Heartworm Disease and Symptoms
In most cases heartworm disease doesn't exhibit too many symptoms. Early signs of heartworm disease may include a soft cough and a dog that tires easily after exercise. In an advanced case, the large heartworm burden causes a lot of problems. You might have a dog that faints, shows signs of weight loss, and coughs up blood. An advanced case can lead to a condition called congestive heart failure that can kill the dog.
Testing for Heartworm
Since most dogs don't show symptoms, and most that do have mild symptoms that could be mistaken for something else, the only way to diagnose the condition is with a heartworm test. You should have all of your dogs tested for heartworm once a year. This is done with a simple blood test.
Treatment for Heartworm
Based on the results of these tests, your veterinarian will prescribe a treatment for your dog involving harsh but necessary heartworm medicine. This treatment begins with an injection of medication designed to kill the heartworms. It is given in the muscle. The drug kills the worms, and unfortunately this process may lead to complications. The dead worms can circulate into the ends of the pulmonary arteries, where they can cause a pulmonary embolism. This is a condition whereby blood flow is blocked in the lungs, and it can lead to death.
Generally you will have to keep your dog resting in a confined space such as a dog crate for a period of about 6 weeks or 42 days. If the dog stays resting and confined he is much less likely to have complications from the treatment. This allows the body to break down the heartworms after they die, and avoid having pieces of dead heartworm end up in the terminal pulmonary arteries where they can cause problems.
The third week after the initial treatment can be the worst period, and unfortunately many dog owners let their guard down. They feel guilty keeping their dog confined for such a long period, the dog seems OK, and they let the dog out for some exercise and then an embolism results. If your dog is undergoing heartworm treatment don't fall into this trap. Keep him confined for the entire 6 week period. Once the treatment is over, you can gradually resume exercise and activity with your dog.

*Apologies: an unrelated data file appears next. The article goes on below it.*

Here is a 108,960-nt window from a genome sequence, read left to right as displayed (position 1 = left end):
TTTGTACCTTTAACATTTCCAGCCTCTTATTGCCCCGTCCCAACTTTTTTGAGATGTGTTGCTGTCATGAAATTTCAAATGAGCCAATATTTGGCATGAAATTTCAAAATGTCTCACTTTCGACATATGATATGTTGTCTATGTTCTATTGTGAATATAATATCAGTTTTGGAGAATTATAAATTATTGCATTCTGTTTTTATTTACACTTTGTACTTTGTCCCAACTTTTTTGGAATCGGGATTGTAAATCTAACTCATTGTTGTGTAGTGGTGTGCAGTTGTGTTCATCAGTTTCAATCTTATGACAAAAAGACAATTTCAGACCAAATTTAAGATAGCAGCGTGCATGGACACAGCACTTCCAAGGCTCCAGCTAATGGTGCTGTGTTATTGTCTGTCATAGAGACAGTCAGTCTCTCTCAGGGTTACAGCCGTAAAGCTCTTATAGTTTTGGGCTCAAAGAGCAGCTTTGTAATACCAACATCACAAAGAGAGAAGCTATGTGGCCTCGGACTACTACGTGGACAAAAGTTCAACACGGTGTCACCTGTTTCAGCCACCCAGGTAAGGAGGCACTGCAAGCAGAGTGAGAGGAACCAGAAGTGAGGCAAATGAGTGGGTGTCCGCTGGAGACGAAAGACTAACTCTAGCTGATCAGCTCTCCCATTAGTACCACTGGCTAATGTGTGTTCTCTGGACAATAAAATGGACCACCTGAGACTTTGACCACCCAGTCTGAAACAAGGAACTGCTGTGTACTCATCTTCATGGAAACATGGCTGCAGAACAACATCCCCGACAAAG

The best and easiest way to deal with heartworm is to prevent it in the first place. A dog which tests negative should be put on a preventative medication. It has been found that heartworm preventatives are 99% effective. In fact, the missing 1% actually results from dog owners missing a dose or giving the medication irregularly. If you stick to a dosage schedule and give your dog a correct dose, chances are nearly 100% he will not become infected. One popular preventative on the market is called Heartgard (ivermectin/pyrantel). This is given to your dog once a month. It resembles a kind of meaty dog treat, and most dogs eat it without hesitation. In addition to preventing heartworm, it treats and prevents other worms, so its a good medication to have your dogs on. It may save their lives and its very easy to administer. If your dog does test positive for heartworm and is treated, he will have to be on heartworm medication for the rest of his life. But start now, and get your dog on preventative before he has a chance of becoming infected.